The word apostle (Greek: apostolos) derives from the verb “to send” (Greek: apostello). It carries the sense of someone being sent for a purpose, and is probably used in the New Testament to refer to those sent by God for a specific purpose.

Those called “apostle” includes the Twelve (Mark 6:30), James the brother of Jesus (Gal 1:19), Barnabas (Acts 14:4) and probably Andronicus and Junia (Rom 16:7). Paul designates himself as an apostle (1 Cor 15:9).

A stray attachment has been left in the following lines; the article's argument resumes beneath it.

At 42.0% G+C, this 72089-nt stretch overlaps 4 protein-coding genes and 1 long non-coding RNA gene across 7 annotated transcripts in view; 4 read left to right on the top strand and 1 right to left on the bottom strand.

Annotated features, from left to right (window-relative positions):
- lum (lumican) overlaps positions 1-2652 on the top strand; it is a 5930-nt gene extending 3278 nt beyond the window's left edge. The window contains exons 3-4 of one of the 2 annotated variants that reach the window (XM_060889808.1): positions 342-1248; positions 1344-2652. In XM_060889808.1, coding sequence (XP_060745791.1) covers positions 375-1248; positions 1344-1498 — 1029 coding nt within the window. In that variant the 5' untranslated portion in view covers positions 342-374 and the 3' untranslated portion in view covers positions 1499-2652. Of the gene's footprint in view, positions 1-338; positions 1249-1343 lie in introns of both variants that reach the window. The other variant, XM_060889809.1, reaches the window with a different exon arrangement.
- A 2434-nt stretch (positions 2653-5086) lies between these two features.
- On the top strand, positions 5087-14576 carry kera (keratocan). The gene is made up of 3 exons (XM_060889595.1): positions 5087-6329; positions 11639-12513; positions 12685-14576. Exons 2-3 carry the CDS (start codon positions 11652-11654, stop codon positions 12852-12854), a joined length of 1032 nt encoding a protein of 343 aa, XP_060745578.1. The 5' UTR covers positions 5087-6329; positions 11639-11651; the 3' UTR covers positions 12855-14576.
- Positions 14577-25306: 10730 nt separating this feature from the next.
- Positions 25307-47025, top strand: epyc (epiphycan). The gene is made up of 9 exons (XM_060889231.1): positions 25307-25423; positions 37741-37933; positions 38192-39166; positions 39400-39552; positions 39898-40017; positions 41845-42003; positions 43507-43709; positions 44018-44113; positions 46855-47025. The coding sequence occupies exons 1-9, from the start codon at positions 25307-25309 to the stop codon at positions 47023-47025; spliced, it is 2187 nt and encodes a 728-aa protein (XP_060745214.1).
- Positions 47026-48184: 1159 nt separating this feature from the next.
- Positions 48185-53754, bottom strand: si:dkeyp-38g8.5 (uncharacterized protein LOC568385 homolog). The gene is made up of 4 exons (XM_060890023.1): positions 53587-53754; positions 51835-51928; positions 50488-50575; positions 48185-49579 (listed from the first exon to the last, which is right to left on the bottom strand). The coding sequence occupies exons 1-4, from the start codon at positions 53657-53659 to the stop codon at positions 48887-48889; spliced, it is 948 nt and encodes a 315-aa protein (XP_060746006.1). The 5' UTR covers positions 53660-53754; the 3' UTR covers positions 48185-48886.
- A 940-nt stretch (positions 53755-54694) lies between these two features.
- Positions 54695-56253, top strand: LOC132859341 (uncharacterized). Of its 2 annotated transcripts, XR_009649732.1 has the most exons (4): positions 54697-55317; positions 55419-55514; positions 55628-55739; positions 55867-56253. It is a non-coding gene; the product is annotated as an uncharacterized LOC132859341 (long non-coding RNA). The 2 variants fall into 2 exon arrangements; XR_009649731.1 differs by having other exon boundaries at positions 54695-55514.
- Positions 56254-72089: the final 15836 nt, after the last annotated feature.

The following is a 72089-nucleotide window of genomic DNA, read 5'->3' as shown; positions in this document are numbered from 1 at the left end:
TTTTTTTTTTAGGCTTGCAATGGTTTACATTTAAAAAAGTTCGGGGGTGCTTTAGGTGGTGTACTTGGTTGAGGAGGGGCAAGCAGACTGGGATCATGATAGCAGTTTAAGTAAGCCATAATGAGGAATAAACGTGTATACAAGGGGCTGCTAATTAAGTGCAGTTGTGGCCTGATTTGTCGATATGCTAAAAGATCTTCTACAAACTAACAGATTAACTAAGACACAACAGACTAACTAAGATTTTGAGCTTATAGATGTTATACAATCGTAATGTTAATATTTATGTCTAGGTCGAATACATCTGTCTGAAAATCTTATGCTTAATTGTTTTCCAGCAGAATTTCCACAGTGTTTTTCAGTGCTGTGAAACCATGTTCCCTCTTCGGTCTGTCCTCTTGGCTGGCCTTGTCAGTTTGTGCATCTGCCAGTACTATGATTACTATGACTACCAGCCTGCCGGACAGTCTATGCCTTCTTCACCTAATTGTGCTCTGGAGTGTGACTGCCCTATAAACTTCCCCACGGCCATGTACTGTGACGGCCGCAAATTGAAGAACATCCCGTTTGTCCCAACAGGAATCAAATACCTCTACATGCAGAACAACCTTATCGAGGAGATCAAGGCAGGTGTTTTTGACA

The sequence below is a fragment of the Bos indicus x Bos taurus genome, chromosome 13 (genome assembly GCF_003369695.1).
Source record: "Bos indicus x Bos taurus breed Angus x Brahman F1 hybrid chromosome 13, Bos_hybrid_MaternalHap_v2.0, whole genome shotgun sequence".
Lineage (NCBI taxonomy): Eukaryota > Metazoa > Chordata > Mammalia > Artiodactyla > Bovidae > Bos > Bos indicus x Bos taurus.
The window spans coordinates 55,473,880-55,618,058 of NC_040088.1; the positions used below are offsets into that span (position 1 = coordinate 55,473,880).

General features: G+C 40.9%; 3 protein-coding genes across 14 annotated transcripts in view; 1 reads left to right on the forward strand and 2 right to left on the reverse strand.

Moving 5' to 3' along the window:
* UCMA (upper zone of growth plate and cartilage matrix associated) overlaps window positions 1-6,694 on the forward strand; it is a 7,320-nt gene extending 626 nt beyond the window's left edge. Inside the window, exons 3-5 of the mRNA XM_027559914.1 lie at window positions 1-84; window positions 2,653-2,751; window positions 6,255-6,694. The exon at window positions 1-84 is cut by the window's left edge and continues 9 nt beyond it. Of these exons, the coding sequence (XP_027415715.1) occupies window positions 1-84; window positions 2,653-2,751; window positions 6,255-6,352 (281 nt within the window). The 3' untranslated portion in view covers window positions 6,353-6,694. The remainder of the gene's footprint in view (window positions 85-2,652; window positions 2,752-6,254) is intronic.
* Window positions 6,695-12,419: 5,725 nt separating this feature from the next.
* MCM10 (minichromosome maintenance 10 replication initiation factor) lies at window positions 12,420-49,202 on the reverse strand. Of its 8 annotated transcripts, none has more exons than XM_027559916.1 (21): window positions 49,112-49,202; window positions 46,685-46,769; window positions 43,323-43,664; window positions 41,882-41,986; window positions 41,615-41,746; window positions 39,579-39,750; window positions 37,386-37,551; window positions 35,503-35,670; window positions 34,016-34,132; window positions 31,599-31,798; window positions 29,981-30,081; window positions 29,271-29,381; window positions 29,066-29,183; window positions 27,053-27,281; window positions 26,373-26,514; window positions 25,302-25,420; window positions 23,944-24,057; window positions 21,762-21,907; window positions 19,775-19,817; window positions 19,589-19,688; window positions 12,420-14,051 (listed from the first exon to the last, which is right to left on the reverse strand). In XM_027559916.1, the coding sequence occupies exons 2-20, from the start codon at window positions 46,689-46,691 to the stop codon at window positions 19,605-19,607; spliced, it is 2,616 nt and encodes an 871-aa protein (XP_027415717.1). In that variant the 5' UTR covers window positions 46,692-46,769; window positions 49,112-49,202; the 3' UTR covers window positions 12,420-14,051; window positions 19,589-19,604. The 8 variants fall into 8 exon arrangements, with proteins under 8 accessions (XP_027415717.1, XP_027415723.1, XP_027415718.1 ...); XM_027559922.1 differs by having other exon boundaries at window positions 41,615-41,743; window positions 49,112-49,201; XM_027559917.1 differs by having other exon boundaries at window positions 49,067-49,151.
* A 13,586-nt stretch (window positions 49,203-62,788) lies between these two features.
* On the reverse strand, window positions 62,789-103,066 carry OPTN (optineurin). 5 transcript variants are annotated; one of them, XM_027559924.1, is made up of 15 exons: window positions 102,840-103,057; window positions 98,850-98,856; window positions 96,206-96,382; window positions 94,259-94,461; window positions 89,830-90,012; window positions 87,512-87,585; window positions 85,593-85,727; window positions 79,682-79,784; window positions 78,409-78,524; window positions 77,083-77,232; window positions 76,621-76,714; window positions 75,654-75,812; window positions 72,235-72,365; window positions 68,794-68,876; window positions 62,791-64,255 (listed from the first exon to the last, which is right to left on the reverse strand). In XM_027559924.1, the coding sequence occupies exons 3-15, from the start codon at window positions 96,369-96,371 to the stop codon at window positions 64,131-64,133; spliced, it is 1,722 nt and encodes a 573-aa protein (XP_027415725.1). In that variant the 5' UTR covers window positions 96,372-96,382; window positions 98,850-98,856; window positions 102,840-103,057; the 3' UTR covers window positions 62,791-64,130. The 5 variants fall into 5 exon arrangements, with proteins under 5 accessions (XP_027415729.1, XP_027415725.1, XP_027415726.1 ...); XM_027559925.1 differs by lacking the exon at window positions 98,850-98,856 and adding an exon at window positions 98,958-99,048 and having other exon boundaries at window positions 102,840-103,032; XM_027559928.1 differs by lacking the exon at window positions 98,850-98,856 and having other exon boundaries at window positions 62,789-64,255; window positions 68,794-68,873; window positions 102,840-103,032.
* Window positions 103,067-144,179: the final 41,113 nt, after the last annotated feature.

In summary, apostles are those sent by God for a specific purpose; this includes Paul who received his mission directly from the risen Lord Jesus (Acts 9:15).

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